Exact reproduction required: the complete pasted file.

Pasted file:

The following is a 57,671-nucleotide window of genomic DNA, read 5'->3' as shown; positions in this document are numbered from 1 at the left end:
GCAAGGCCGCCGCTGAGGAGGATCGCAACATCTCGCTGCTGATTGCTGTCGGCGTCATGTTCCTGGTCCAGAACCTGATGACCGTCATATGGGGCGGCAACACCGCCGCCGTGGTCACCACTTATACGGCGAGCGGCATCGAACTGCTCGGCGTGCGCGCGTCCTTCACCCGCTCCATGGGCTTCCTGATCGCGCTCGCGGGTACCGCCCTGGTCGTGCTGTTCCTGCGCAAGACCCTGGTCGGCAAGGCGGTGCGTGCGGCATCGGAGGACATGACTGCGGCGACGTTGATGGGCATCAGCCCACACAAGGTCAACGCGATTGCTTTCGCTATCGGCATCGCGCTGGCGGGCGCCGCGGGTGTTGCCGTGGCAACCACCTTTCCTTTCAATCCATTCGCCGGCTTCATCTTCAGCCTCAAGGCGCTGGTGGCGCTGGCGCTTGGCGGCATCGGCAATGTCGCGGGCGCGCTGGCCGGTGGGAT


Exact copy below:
The following is a 57,671-nucleotide window of genomic DNA, read 5'->3' as shown; positions in this document are numbered from 1 at the left end:
GCAAGGCCGCCGCTGAGGAGGATCGCAACATCTCGCTGCTGATTGCTGTCGGCGTCATGTTCCTGGTCCAGAACCTGATGACCGTCATATGGGGCGGCAACACCGCCGCCGTGGTCACCACTTATACGGCGAGCGGCATCGAACTGCTCGGCGTGCGCGCGTCCTTCACCCGCTCCATGGGCTTCCTGATCGCGCTCGCGGGTACCGCCCTGGTCGTGCTGTTCCTGCGCAAGACCCTGGTCGGCAAGGCGGTGCGTGCGGCATCGGAGGACATGACTGCGGCGACGTTGATGGGCATCAGCCCACACAAGGTCAACGCGATTGCTTTCGCTATCGGCATCGCGCTGGCGGGCGCCGCGGGTGTTGCCGTGGCAACCACCTTTCCTTTCAATCCATTCGCCGGCTTCATCTTCAGCCTCAAGGCGCTGGTGGCGCTGGCGCTTGGCGGCATCGGCAATGTCGCGGGCGCGCTGGCCGGTGGGAT